How To Properly Research The Company You Are Applying Too

Lakesia Wimberly


Applying to a new company is a tricky and somewhat risky proposition. If you get the job, you are making a sizable commitment to work for a company you may not know a lot about. Unfortunately, the only way to completely understand what it is like to work for a company, is to actually work for them. This leaves us vulnerable and at risk to take a job that is not a good fit. Even worse, you may be tricked into thinking your new employer is a great place to work, only to find out it is a toxic work environment.

How does one safeguard themselves against making a mistake and accepting an offer letter from the wrong company? It all comes down to research. It is up to you to understand what you are looking for in your next role and conduct the proper research to ensure you find it. However, this is a lot more in-depth than just browning their website and asking a few generic questions during your interview. Here are a few key ways to properly research the company you are applying to.

Start With Glassdoor

Glassdoor is a website that allows current past employees to write reviews about a company. It asks them to rate their CEO, the likelihood of recommending the company to a friend and for a detailed account of what it is like to work there. This is the ideal place to start for two key reasons. First, you will have honest and transparent feedback from people who know the company best. Second, a company cannot take down any reviews regardless of how negative they are.

Now, we should point out that company Glassdoor pages often feature reviews of former employees and sometimes can skew negative. The key thing to look for here are trends. For example, if only one person talks about long hours, then it might not be true. However, if two or more people talk about long hours or unreasonable requests, then it is most likely true. If a company has several reviews of people complaining about the same things, that is a major red flag. The biggest being if a current employee posts something negative at the risk of getting caught.

Connect With Past Employees

It is rare that a current employee is going to be transparent about the negative aspects of working at their company. Even if they hate their job, they do not want to lose it. Therefore, you must connect directly with past employees to get a genuine sense of what it was like to work at the organization you are applying to. The best way to do this is to type in the company’s name on LinkedIn and find profiles of people who are currently working at new companies.

Again, connecting with past employees opens you up to the possibility of meeting disgruntled former employees. First, ask why they left the company. If they were fired for a valid reason, their opinion might not carry much weight. However, if they resigned due to poor culture, unreasonable deadlines or a bad boss, those are red flags that should be noted. Again, it is important to look for trends. If you interview 5 people and they all say don’t work there, then you have your answer. On the other hand, if they all left on good terms to pursue a better opportunity, then that should be noted as well.

Ask Direct Questions

Remember, when you go in for an interview, you are interviewing them as much as they are interviewing you. It is important you take this time to ask direct questions about what it is like to work at this company. For example, you can ask how long the members of the team you will be working on have been there. If everyone has been working there for over two years, that is an excellent sign. You can also ask what type of employee appreciation events and perks they offer. If the hiring manager can only talk about a Christmas party and jeans on Friday, that might be an issue.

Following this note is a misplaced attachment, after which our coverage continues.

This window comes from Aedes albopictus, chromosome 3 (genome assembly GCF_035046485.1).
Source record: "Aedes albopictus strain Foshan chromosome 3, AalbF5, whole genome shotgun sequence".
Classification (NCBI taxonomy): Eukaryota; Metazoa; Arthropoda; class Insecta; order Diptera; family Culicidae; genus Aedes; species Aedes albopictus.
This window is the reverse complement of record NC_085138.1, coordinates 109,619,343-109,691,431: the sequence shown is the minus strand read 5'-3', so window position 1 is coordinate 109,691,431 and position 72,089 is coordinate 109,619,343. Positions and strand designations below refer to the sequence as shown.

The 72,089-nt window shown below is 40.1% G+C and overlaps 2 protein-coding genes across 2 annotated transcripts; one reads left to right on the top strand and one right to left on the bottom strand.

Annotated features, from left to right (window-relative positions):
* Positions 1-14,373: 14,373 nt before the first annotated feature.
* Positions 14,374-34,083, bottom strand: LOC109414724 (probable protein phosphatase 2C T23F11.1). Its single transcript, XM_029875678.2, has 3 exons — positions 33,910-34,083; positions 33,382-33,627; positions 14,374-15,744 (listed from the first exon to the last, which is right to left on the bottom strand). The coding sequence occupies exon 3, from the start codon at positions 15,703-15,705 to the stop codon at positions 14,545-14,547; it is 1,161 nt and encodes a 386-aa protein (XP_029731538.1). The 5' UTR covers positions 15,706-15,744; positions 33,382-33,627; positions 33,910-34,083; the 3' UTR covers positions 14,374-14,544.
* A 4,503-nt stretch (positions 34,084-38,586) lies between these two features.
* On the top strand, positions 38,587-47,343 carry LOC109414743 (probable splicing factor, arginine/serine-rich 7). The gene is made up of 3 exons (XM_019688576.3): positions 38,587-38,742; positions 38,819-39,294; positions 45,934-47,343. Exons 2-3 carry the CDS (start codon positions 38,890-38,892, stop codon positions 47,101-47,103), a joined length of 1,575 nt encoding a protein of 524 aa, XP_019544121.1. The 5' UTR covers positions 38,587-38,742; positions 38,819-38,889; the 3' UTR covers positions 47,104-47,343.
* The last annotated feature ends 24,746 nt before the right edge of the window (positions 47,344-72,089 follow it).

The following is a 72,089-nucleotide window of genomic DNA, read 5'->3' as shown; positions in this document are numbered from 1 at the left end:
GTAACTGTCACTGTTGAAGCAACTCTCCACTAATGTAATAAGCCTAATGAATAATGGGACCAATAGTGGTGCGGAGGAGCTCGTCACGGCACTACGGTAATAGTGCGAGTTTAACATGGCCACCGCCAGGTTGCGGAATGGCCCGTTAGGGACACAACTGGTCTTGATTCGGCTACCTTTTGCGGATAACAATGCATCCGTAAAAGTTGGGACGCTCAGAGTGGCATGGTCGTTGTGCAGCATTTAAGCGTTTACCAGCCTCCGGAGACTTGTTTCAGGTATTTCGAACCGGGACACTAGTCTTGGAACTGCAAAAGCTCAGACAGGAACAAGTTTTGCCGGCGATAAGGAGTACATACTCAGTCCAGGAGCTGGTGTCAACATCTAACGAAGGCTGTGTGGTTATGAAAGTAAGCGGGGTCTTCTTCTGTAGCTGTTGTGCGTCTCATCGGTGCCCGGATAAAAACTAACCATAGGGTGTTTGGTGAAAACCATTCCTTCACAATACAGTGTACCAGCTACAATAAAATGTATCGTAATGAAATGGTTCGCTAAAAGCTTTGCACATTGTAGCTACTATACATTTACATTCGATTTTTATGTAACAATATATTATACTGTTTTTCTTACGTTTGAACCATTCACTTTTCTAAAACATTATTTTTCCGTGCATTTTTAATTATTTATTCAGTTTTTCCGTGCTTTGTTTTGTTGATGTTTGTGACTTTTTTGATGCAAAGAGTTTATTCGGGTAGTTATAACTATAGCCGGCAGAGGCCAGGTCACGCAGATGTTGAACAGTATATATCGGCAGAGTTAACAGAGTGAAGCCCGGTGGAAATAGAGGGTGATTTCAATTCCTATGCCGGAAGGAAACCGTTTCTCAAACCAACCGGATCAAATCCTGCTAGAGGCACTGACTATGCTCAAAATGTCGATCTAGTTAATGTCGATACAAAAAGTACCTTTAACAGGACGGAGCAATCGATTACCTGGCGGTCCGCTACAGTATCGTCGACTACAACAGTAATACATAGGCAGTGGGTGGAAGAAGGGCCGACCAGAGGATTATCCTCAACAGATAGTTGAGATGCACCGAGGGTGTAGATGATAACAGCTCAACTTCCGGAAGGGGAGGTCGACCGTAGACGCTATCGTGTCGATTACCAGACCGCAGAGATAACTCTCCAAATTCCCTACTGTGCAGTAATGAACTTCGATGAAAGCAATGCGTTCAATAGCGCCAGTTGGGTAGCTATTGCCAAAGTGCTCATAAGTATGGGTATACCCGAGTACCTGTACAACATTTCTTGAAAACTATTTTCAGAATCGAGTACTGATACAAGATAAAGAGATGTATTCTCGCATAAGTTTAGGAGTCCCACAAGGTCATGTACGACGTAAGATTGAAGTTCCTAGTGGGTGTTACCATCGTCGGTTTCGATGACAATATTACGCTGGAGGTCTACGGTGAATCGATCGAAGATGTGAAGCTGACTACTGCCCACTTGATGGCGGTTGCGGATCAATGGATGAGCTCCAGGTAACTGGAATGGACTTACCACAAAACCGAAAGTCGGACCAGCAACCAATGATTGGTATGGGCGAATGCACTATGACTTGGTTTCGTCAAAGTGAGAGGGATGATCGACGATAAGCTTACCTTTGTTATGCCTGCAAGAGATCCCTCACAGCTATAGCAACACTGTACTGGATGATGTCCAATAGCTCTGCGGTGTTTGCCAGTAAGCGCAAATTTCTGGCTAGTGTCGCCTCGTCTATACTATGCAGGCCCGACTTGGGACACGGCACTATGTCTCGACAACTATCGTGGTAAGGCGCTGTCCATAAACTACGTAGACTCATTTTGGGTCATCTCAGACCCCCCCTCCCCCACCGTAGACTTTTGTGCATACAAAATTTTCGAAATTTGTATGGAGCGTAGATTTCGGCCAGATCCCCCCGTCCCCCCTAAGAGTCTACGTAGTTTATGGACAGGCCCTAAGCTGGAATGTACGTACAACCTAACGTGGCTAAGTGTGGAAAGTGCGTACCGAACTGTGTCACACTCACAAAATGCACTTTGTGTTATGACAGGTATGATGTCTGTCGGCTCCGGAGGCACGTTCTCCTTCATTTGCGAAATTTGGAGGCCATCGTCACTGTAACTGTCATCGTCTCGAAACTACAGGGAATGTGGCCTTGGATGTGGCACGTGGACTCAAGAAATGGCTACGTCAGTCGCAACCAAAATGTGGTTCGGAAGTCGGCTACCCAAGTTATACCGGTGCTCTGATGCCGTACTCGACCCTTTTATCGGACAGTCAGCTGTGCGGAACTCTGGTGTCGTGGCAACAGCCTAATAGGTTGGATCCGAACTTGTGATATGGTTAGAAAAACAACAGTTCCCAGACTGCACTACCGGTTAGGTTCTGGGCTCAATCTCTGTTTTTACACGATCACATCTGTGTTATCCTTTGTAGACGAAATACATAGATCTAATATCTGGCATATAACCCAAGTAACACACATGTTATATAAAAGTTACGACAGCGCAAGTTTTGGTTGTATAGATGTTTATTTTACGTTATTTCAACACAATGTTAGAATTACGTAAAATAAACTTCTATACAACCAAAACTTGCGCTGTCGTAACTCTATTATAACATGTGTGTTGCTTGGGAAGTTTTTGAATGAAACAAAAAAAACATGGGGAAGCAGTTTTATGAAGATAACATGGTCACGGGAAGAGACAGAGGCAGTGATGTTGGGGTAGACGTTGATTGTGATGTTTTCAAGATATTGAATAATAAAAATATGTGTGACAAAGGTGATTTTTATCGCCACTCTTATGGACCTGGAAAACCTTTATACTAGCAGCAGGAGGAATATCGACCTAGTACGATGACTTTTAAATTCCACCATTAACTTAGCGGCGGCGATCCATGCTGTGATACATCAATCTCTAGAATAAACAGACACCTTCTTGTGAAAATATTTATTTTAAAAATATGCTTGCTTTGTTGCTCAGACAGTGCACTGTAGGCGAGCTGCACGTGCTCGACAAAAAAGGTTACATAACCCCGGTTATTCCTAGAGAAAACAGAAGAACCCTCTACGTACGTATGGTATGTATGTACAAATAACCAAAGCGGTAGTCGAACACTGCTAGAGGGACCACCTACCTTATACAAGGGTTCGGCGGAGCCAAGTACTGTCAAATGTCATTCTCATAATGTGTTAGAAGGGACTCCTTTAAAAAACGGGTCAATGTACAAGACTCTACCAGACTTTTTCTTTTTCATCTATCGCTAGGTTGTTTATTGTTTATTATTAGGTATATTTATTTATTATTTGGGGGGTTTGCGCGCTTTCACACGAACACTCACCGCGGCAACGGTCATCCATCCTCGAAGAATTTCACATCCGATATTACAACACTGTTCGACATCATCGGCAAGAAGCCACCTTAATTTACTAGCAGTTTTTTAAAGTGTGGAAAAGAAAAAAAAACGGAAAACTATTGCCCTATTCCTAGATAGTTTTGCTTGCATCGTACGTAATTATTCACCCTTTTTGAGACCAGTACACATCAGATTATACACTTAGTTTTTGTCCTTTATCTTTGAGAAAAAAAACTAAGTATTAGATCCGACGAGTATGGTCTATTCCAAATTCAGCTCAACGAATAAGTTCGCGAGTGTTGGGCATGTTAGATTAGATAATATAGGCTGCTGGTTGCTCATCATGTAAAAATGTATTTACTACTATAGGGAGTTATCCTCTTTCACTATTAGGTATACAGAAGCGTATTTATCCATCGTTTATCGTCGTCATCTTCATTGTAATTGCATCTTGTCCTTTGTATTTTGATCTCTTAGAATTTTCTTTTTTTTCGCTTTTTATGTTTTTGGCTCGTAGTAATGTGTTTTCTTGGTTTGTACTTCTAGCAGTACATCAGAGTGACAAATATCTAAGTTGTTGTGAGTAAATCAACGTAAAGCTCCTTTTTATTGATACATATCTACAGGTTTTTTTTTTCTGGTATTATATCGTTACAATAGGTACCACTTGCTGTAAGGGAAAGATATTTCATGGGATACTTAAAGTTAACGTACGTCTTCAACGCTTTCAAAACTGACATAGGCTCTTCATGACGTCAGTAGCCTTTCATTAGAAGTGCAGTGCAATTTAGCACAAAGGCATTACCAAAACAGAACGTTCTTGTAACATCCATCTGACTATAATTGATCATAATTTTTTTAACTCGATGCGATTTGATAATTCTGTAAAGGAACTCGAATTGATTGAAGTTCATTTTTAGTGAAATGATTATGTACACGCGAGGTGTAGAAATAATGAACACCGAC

You can also use this time to ask questions about negative reviews you read on Glassdoor. For example, you can point out that you noticed a distributing trend of former employees complaining about the same topic. It is possible that this issue has since been addressed and the hiring manager should be afforded the opportunity to defend their company. However, if they cannot answer your question or attempt to change the subject, then you have your answer. There is no need to apply pressure when asking these questions. You will get your facts based on the way the hiring manager chooses to answer them.

Take In The Atmosphere

Our last suggestion is tougher to gauge, but it’s still important to try. As soon as you walk into the office, take an inventory of the atmosphere. If you are waiting in the lobby, examine the attitudes of the people walking by, are they happy or miserable? As you walk through the office, take note of the sounds. Is it dead quiet or are people happily talking and conversing? These are all clues to what it is like to work there.

When your interview is concluded, ask for a tour around the office. This is helpful in a few ways. First, you can see what the office is like. How clean is it? How new is the technology? Does everyone have their own space or are they crowded together? Second, you can examine the faces and body language of the employees. Do they look engaged in their work or are they miserable and waiting for the day to end? Lastly, it gives a brief glimpse of how busy or not busy the employees are. You don’t want to see people frantically working, but you also don’t want to observe a sea of workers with nothing to do.

Getting Started

Are you ready to start looking for a new job but are concerned about finding the right company? We here at The HR Agent can help with that! We are a dedicated team of job placement professionals that understand what it takes to match the right candidate with the right company, at the right time.


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